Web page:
Published 14 January 2022, The Daily Tribune
The pandemic has brought about the accelerated development of virtual conference technology. Applications such as Zoom, MS Teams, and BlueJeans (no, not the types of denim) have become commonplace. We now have to daily scroll among several platforms such as SMS, Viber, WhatsApp, and Telegram to check our various messages. Not to mention FaceBook Private Messages and Instagram Direct Messages. We have never been so connected!
The past two years have certainly been a challenge in that we had to learn to adjust to virtual conferences and the issues that came with not being face-to-face with clients and counterparties. So how can we close the deal when we are not physically present? Here are some tips borne out of our experiences in negotiating and closing deals in a virtual setting:
- Be on time. We don’t have to battle with our usual horrendous traffic to get from one office to another. It would be a good practice to go online about 10 to 5 minutes before your meeting just to make sure you have a good internet connection and your proper background filters are on. It would also afford you a little time to get to know the participants in the meeting if you are meeting them for the first time.
- Ensure you are accessing the proper app. It is common to mistake the videoconferencing app that was sent in the invite. Some participants may be waiting in MS Teams while the others are on Zoom. Double-check the invite.
- Check your microphone status. The most common phrase we will hear is “Sorry, but I think you’re on mute.” People may have missed something important we were saying and we will have to repeat it, thus taking more time or it may become an irritant to some.
- Use video when possible. We do understand that some internet connections work better if we turn off our video, but as much as possible it is easier to negotiate and communicate when we have a face to the name. It will likewise afford us the opportunity to see how the counterparty may react to a comment, revision, or suggestion being raised. Make sure your face is also properly framed in the video – not too close that the participants can only see a portion of your mouth and nose nor too far away that they cannot see your facial expressions or that you have shorts underneath your suit. A good rule is to try to look like a TV news anchor reporting the 6 p.m. news.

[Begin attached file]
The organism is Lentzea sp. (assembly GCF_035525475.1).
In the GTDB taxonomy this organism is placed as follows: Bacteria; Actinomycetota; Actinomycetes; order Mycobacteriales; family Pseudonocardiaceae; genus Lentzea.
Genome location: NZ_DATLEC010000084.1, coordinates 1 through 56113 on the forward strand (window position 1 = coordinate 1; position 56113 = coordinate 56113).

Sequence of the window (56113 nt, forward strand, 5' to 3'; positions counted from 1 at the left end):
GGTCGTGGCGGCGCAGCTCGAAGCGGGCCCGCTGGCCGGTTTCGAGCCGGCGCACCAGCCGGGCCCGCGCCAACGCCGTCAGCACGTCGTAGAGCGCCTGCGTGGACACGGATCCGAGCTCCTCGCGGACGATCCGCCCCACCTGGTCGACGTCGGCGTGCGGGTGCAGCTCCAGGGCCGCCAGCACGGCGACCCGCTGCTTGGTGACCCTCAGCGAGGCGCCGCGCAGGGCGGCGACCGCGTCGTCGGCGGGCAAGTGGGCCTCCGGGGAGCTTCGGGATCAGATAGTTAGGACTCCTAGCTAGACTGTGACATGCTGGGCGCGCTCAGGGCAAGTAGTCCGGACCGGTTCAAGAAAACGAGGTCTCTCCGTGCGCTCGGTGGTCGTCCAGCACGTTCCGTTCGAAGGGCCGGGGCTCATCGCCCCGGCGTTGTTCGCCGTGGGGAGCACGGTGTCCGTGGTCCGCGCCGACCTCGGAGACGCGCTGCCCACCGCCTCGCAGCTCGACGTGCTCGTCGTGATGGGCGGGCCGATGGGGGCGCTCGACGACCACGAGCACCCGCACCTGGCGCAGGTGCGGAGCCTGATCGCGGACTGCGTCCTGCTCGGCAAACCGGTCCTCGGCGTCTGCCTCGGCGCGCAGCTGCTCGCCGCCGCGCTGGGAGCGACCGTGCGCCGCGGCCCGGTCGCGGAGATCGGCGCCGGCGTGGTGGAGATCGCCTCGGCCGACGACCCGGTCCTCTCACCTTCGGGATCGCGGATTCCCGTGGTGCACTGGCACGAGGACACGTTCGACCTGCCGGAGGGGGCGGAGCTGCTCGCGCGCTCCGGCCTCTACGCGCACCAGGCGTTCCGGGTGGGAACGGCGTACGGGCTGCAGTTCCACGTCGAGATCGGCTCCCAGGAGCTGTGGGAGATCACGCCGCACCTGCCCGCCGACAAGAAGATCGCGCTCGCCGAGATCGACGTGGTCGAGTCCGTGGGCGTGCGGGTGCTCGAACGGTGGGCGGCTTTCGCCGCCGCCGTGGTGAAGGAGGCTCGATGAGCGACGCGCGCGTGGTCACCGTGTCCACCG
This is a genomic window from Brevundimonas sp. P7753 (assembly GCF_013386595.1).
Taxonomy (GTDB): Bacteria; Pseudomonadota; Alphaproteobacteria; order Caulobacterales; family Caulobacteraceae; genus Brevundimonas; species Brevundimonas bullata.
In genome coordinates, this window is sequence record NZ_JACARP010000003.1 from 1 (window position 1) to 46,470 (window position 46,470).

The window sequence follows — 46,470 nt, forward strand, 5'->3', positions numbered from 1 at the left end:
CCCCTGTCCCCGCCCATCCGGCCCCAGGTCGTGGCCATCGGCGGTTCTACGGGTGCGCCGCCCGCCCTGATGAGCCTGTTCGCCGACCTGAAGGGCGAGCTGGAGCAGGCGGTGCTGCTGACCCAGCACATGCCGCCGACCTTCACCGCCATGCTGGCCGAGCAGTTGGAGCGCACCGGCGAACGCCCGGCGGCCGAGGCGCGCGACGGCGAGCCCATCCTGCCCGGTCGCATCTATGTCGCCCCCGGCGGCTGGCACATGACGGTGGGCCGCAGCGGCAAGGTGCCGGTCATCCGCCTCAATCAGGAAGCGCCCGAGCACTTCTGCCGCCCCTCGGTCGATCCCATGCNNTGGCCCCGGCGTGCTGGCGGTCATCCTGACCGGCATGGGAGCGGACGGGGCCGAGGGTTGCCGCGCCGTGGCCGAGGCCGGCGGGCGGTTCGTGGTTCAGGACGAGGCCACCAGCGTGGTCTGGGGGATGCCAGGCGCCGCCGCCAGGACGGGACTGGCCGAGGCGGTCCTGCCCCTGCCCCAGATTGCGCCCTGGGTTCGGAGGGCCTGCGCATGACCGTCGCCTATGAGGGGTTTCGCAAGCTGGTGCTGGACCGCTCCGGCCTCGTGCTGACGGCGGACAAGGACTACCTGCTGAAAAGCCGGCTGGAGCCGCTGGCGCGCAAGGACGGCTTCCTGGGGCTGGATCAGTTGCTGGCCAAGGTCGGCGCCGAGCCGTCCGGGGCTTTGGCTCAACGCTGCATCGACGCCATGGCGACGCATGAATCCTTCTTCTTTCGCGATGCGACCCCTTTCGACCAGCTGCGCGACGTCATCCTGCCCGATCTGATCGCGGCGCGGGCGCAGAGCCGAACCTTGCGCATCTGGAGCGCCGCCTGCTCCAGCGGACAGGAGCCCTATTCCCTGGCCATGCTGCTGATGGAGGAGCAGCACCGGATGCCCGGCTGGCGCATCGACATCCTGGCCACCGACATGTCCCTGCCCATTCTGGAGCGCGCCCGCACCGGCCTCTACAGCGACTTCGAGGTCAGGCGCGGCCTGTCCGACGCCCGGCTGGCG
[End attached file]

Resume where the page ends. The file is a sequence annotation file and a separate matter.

- Use a calm and polite voice tone. The best negotiators are those who are always able to keep their calm and composure even when the situation becomes tense or stressful. The sound in virtual conferences tends to be more amplified than they actually are, thus speaking with a loud voice will come across as anger or frustration. This may lead to the other party walking away from the deal.
- Let the other person finish talking. In virtual meetings, the app will usually highlight the box of the person speaking. Thus, we can easily determine when a person has stopped speaking. Show respect for the person speaking, although you may not agree with what they are saying. Negotiations are intended for the parties to reach mutually acceptable terms and conditions, not a points contest on who gets the most concessions. Remember that during virtual meetings, once another party talks, the person currently speaking loses his/her microphone and can no longer be heard.
- Sharing your screen. When sharing your screen, make sure the document is readable/visible. Remember, not everyone has 20/20 vision. Often times we ask the presenter to enlarge the view, especially when the discussions revolve around contract details.
- Use the chatbox. Should you need to share information such as mobile numbers, email addresses, or should you have a query or issue which you want the meeting participants to discuss, use the chatbox instead of having to interrupt the person currently speaking.
We can expect that even when the pandemic ends, virtual conferences will still be the preferred mode of meeting considering its convenience and minimal costs. Technology will surely continue to improve and evolve, and at the same time, we must learn to adjust to the ever-changing times.
For more of Dean Nilo Divina’s legal tidbits, please visit www.divinalaw.com. For comments and questions, please send an email to firstname.lastname@example.org.